[0047] Turning to FIG. 6a, the compression boundary interface 614 is operatively driven by a prism piezoelectric drive mechanism 616 to operate the opening or closing of compression boundary light switch (CBLS), as described previously. In FIG. 6a, the interface denoted by 614a is used to show the light switch in the closed position (in dash lines) while reference numeral 614b is used to denote the light switch in the closed position. FIG. 6a further illustrates the source of light waves 617 provided externally of the photon engine 600. The light waves 617 are first captured or concentrated via collector mirror 618 and redirected as instant radiation into the primary prism 606 (see arrows AA). The light waves AA impact the back face 606c at an incident angle of about 45°. If the light switch is in the closed position (denoted by dash line and ref. no. 614a), the light waves AA reflect off the interface 614a (see dash lines) and are redirected through another face of the prism 606 (and exits the primary prism 606).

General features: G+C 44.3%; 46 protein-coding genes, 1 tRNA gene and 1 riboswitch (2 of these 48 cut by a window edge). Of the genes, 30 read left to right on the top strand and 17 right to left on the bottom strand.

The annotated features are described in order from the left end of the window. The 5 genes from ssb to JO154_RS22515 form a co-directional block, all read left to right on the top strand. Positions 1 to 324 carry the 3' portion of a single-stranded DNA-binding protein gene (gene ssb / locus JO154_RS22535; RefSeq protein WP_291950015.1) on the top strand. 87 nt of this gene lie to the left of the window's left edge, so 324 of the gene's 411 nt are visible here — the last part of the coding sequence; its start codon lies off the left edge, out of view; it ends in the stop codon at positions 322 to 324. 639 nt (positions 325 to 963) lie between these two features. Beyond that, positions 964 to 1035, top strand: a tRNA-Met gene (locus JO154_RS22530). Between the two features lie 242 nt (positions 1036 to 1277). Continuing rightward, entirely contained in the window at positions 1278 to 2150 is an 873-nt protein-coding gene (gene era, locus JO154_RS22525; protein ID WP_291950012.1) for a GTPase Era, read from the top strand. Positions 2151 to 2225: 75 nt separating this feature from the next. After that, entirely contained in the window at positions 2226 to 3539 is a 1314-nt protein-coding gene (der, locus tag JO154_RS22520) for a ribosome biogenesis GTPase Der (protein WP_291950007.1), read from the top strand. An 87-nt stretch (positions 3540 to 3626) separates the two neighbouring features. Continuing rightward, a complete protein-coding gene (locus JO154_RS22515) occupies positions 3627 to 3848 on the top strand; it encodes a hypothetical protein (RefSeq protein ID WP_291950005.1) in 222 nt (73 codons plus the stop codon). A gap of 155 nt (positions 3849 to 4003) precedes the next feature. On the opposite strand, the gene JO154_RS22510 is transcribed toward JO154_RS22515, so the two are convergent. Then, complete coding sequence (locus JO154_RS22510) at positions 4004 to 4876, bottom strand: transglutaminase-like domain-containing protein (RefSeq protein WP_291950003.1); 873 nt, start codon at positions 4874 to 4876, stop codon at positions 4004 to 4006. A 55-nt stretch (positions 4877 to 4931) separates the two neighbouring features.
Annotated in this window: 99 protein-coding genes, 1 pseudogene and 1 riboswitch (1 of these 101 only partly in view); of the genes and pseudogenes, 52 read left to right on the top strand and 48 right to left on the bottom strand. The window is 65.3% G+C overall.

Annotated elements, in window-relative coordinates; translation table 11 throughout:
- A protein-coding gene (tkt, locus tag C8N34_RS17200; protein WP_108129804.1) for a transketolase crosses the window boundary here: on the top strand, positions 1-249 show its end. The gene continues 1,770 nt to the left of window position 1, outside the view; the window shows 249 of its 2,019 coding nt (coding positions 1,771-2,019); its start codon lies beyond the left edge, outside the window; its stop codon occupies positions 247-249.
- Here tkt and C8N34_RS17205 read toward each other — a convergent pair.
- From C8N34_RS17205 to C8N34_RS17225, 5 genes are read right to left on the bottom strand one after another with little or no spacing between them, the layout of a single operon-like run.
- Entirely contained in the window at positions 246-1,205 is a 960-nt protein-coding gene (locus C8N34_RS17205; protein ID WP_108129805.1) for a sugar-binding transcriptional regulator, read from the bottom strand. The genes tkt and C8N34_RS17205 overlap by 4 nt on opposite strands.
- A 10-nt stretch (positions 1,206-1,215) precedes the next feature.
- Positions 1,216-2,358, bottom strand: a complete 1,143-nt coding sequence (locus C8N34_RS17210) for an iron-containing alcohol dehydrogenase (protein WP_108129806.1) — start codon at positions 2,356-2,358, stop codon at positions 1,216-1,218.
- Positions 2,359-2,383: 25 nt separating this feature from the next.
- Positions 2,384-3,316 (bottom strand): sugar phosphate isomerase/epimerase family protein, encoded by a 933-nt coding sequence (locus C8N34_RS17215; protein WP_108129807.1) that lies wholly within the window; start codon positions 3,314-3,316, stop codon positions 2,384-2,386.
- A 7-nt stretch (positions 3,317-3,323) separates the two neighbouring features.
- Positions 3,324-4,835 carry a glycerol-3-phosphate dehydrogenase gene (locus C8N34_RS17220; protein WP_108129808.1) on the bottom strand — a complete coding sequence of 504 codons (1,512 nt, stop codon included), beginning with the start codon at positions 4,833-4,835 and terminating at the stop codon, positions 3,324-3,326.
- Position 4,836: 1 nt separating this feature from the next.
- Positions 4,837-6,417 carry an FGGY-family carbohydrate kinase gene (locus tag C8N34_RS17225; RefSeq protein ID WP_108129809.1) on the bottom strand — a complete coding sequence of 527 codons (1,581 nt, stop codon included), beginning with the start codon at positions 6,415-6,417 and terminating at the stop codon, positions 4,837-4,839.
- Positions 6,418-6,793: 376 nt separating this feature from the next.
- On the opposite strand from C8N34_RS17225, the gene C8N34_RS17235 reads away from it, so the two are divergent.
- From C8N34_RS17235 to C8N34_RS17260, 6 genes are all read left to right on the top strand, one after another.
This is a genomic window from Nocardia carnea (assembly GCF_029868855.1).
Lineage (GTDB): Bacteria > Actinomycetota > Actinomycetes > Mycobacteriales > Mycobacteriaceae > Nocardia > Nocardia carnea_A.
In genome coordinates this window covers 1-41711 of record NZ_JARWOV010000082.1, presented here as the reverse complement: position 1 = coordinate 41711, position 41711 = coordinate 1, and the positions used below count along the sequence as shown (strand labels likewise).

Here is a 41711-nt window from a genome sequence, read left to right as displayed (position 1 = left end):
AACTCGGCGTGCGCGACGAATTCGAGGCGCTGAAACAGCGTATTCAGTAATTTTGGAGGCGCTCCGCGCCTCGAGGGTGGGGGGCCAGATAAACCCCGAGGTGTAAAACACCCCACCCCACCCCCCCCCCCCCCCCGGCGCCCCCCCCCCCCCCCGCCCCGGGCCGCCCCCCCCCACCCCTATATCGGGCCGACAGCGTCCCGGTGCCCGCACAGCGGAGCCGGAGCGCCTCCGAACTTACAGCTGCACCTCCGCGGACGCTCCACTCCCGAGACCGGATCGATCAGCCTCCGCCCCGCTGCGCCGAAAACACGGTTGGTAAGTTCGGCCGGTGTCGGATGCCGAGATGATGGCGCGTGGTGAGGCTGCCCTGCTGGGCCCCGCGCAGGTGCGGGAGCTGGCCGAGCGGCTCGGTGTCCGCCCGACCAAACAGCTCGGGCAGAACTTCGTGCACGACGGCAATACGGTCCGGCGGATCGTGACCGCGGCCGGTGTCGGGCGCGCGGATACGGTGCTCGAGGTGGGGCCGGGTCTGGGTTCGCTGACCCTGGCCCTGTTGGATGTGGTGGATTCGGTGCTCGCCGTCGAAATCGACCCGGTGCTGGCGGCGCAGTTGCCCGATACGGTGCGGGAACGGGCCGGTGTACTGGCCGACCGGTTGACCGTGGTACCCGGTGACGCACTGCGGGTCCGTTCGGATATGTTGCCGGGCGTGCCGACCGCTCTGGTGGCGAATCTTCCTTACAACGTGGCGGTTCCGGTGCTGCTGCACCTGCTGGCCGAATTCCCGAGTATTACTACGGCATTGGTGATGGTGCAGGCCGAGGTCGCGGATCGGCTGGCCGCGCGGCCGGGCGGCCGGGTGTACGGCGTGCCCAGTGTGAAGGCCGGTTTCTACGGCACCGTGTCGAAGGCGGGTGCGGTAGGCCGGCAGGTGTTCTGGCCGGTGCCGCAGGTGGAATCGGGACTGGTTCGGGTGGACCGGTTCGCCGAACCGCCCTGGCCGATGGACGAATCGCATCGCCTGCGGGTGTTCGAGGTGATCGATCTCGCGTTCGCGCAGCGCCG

[0048] When the interface 614 is in the open position (denoted by solid line and ref. no. 614b), the light waves AA travels through the interface 614b and enter the containment chamber 602 and impact the back face 606, as shown by arrows AA'. Further, the prisms 606 and 608 are configured such that the light waves AA' enter the containment chamber 608 and are directed straight into the cylinder 608. Thus, the light wave AA' contacts the mirror surface 612 at a preferably generally normal angle and as a result, a relatively high degree of reflectance is achieved. As illustrated, a reflected light wave reflects generally straight back towards the open interface 614b, which is now in a closed position, and impacts the interface at about a 45° angle. Accordingly, the reflected light wave AA' reflects off the closed interface 614b in a direction of the second cylinder 608 of the containment chamber 602. As previously described, the reflected light wave AA' also impacts the second mirror 612 at a generally normal orientation and reflects back at a normal orientation (and at a high degree of reflectance). Accordingly, the light wave AA' reflects along the same path from which it traveled to reach the second mirror 612. In one respect, a predetermined light path is defined by the orientations of the prisms 606, 607, the cylinder 608, 608', among other components. Such a predetermined light path is represented by the bi-directional arrows AA' in FIG. 6.